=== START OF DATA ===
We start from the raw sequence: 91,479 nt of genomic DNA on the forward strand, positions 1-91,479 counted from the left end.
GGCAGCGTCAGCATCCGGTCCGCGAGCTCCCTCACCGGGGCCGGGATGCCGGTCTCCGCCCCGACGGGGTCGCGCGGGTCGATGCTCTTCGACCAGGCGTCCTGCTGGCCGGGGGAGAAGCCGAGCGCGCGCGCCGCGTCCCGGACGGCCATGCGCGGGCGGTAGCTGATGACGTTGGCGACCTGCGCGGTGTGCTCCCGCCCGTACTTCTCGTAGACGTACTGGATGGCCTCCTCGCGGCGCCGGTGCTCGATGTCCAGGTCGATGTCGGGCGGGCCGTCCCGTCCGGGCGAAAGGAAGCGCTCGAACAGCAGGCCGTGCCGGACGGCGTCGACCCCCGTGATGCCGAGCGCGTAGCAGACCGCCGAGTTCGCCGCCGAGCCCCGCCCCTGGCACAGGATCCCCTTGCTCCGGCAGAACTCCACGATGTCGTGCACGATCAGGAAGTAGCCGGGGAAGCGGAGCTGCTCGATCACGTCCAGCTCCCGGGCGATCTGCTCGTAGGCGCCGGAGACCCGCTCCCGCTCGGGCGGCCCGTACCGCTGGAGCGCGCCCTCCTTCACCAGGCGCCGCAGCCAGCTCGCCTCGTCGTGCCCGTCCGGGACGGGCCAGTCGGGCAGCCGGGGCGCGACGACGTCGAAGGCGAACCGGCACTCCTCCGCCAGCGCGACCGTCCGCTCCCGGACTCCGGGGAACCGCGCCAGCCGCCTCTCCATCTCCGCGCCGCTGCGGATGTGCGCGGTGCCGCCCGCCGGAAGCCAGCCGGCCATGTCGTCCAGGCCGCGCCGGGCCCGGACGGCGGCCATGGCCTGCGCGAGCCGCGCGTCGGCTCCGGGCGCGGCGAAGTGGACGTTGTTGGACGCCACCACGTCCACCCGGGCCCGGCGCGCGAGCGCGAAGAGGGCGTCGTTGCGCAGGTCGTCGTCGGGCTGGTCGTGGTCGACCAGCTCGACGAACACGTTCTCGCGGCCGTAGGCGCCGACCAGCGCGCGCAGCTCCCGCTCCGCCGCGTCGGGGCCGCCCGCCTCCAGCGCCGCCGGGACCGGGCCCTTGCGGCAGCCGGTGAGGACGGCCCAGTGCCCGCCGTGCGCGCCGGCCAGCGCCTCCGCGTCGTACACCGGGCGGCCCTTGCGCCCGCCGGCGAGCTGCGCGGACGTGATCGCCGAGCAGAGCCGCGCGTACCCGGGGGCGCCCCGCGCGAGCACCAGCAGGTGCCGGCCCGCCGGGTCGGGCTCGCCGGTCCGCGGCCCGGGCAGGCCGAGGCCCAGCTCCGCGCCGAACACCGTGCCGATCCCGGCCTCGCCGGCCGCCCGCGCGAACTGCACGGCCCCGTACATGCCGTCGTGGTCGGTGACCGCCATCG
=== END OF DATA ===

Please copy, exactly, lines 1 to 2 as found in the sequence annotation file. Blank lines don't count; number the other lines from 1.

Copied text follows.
We start from the raw sequence: 91,479 nt of genomic DNA on the forward strand, positions 1-91,479 counted from the left end.
GGCAGCGTCAGCATCCGGTCCGCGAGCTCCCTCACCGGGGCCGGGATGCCGGTCTCCGCCCCGACGGGGTCGCGCGGGTCGATGCTCTTCGACCAGGCGTCCTGCTGGCCGGGGGAGAAGCCGAGCGCGCGCGCCGCGTCCCGGACGGCCATGCGCGGGCGGTAGCTGATGACGTTGGCGACCTGCGCGGTGTGCTCCCGCCCGTACTTCTCGTAGACGTACTGGATGGCCTCCTCGCGGCGCCGGTGCTCGATGTCCAGGTCGATGTCGGGCGGGCCGTCCCGTCCGGGCGAAAGGAAGCGCTCGAACAGCAGGCCGTGCCGGACGGCGTCGACCCCCGTGATGCCGAGCGCGTAGCAGACCGCCGAGTTCGCCGCCGAGCCCCGCCCCTGGCACAGGATCCCCTTGCTCCGGCAGAACTCCACGATGTCGTGCACGATCAGGAAGTAGCCGGGGAAGCGGAGCTGCTCGATCACGTCCAGCTCCCGGGCGATCTGCTCGTAGGCGCCGGAGACCCGCTCCCGCTCGGGCGGCCCGTACCGCTGGAGCGCGCCCTCCTTCACCAGGCGCCGCAGCCAGCTCGCCTCGTCGTGCCCGTCCGGGACGGGCCAGTCGGGCAGCCGGGGCGCGACGACGTCGAAGGCGAACCGGCACTCCTCCGCCAGCGCGACCGTCCGCTCCCGGACTCCGGGGAACCGCGCCAGCCGCCTCTCCATCTCCGCGCCGCTGCGGATGTGCGCGGTGCCGCCCGCCGGAAGCCAGCCGGCCATGTCGTCCAGGCCGCGCCGGGCCCGGACGGCGGCCATGGCCTGCGCGAGCCGCGCGTCGGCTCCGGGCGCGGCGAAGTGGACGTTGTTGGACGCCACCACGTCCACCCGGGCCCGGCGCGCGAGCGCGAAGAGGGCGTCGTTGCGCAGGTCGTCGTCGGGCTGGTCGTGGTCGACCAGCTCGACGAACACGTTCTCGCGGCCGTAGGCGCCGACCAGCGCGCGCAGCTCCCGCTCCGCCGCGTCGGGGCCGCCCGCCTCCAGCGCCGCCGGGACCGGGCCCTTGCGGCAGCCGGTGAGGACGGCCCAGTGCCCGCCGTGCGCGCCGGCCAGCGCCTCCGCGTCGTACACCGGGCGGCCCTTGCGCCCGCCGGCGAGCTGCGCGGACGTGATCGCCGAGCAGAGCCGCGCGTACCCGGGGGCGCCCCGCGCGAGCACCAGCAGGTGCCGGCCCGCCGGGTCGGGCTCGCCGGTCCGCGGCCCGGGCAGGCCGAGGCCCAGCTCCGCGCCGAACACCGTGCCGATCCCGGCCTCGCCGGCCGCCCGCGCGAACTGCACGGCCCCGTACATGCCGTCGTGGTCGGTGACCGCCATCG